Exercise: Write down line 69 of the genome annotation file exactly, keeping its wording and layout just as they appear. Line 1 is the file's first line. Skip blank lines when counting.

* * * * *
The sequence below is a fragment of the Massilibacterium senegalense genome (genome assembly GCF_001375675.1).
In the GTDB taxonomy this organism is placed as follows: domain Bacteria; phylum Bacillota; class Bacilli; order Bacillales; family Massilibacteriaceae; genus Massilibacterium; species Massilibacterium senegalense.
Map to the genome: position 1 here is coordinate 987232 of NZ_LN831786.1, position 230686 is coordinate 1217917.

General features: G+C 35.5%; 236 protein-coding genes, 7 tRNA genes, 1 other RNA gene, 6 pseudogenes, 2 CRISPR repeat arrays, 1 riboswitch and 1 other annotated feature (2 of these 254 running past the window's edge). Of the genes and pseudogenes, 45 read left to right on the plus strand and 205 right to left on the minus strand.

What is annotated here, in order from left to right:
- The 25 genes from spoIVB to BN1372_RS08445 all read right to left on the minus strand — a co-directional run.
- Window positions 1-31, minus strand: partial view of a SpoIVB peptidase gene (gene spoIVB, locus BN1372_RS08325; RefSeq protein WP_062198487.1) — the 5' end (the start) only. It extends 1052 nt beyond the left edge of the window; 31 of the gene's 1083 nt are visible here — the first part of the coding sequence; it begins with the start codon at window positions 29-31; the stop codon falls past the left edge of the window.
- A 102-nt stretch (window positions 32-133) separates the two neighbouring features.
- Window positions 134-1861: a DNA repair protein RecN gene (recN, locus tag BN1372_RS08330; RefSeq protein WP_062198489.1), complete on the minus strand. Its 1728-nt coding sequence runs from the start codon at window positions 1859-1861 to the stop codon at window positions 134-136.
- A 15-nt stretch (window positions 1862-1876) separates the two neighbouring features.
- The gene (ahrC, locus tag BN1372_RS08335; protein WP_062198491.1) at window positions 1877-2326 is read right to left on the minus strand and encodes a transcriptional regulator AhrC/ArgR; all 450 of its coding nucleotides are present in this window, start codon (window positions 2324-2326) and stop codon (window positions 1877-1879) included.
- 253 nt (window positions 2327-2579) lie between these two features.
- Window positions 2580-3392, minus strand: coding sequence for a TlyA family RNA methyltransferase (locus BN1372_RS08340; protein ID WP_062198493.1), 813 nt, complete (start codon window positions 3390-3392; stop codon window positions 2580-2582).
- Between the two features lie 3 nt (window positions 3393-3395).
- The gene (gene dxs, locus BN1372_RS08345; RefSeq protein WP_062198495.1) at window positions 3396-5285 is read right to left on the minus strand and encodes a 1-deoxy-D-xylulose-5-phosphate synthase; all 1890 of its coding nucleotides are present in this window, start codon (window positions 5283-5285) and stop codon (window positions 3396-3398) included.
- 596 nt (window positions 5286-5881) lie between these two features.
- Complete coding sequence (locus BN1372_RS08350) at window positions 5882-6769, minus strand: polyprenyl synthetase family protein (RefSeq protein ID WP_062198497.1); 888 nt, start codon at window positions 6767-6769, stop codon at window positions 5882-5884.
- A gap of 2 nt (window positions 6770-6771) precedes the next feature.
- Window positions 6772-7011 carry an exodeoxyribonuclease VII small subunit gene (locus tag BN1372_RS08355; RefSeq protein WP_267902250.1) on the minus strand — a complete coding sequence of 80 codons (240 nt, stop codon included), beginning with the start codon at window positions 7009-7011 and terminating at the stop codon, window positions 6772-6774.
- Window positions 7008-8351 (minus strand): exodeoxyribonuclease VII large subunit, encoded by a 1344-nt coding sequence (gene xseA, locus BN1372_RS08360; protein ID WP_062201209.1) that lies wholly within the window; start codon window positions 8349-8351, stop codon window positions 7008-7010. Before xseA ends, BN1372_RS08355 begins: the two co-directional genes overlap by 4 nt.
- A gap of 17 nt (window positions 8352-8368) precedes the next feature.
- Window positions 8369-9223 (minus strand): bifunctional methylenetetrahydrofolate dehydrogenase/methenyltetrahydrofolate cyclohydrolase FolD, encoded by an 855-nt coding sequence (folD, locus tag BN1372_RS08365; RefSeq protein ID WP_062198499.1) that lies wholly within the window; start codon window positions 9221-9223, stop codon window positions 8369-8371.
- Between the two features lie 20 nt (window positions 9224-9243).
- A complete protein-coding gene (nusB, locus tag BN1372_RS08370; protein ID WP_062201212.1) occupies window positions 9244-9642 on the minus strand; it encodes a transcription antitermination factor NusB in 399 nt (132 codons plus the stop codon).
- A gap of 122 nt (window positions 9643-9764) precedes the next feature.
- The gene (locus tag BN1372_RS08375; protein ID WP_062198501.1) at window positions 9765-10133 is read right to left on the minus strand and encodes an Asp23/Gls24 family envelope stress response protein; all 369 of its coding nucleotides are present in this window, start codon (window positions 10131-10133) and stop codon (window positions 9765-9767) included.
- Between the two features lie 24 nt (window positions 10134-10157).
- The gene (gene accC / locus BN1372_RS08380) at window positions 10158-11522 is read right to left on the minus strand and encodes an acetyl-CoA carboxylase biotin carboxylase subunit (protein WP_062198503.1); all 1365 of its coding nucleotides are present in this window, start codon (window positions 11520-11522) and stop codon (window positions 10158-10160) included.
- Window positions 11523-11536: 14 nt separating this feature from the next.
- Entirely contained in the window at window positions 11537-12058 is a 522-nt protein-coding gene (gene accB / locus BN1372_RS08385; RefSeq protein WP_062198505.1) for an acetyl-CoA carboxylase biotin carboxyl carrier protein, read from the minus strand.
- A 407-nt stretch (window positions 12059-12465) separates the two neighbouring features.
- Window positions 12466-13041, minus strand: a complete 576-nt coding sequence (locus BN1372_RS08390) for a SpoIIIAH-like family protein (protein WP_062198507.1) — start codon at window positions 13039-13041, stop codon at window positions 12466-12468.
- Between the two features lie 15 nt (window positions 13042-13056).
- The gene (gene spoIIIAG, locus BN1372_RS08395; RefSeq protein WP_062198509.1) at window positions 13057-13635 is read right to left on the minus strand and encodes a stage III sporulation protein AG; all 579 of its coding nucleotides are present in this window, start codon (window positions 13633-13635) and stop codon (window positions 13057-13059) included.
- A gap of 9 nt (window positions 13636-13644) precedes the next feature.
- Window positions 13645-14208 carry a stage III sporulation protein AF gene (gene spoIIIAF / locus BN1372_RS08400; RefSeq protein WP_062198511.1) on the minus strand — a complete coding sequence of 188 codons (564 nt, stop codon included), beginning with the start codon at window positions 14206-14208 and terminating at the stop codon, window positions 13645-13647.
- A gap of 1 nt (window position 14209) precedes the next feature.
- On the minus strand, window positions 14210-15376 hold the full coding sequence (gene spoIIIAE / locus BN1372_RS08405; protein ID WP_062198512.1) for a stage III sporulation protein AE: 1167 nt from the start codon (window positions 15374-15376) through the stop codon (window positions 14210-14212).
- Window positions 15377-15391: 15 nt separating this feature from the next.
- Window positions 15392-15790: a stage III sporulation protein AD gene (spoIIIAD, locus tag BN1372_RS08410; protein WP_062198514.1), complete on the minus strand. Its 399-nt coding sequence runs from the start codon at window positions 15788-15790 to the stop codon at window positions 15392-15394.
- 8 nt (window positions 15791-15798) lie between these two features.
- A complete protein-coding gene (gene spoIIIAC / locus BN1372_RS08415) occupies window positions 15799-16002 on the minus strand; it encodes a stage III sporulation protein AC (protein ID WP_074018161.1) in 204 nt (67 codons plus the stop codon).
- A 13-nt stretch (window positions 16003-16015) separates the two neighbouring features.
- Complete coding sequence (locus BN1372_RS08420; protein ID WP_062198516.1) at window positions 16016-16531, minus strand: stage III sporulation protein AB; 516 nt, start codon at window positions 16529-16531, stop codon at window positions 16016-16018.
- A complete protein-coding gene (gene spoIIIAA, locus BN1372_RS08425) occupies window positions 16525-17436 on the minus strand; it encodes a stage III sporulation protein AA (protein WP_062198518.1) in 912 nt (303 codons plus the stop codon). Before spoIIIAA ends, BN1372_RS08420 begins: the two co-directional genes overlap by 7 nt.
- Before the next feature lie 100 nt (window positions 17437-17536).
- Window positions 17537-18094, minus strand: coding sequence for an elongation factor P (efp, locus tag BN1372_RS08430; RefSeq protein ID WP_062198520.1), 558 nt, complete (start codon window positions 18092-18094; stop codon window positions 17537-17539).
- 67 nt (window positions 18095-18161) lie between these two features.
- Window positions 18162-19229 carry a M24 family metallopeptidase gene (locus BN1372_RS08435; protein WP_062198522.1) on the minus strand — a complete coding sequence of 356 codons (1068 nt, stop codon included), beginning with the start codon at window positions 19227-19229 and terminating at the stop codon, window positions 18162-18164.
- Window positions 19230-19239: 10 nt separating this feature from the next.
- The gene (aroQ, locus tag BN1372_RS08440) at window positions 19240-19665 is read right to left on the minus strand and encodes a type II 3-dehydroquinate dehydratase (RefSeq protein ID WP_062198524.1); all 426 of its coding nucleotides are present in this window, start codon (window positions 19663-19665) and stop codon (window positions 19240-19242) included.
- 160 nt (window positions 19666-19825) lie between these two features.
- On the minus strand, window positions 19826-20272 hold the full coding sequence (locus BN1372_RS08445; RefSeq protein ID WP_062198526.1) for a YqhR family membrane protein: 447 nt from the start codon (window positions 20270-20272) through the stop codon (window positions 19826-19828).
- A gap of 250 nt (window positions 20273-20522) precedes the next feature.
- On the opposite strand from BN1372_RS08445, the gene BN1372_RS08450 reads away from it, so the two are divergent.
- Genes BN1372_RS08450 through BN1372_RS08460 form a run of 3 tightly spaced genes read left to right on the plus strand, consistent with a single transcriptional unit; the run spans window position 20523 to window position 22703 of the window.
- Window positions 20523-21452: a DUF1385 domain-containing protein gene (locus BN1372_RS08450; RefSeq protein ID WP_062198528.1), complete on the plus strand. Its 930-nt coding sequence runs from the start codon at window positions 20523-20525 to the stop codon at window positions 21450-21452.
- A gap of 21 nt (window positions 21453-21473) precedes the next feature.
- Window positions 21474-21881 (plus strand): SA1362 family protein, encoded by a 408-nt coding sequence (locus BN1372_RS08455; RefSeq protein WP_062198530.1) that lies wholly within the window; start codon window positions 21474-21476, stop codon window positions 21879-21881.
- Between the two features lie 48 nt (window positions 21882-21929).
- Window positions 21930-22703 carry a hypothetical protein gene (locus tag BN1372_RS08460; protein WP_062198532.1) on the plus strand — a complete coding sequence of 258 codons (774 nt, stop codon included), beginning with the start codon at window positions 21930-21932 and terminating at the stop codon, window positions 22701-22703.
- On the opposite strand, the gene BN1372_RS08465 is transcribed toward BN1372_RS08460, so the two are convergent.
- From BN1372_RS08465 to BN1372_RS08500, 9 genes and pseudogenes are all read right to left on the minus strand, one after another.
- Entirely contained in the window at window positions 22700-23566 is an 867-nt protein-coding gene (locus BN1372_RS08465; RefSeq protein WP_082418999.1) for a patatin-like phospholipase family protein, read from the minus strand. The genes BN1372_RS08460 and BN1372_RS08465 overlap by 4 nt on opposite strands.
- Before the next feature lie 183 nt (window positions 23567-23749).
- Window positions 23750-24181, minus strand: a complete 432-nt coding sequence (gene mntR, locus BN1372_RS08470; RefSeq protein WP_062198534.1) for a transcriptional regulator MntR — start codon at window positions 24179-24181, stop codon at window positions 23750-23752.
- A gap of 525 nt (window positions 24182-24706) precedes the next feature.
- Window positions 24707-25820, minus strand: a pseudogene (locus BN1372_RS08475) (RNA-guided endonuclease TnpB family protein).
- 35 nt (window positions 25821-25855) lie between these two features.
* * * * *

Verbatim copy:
- 35 nt (window positions 25821-25855) lie between these two features.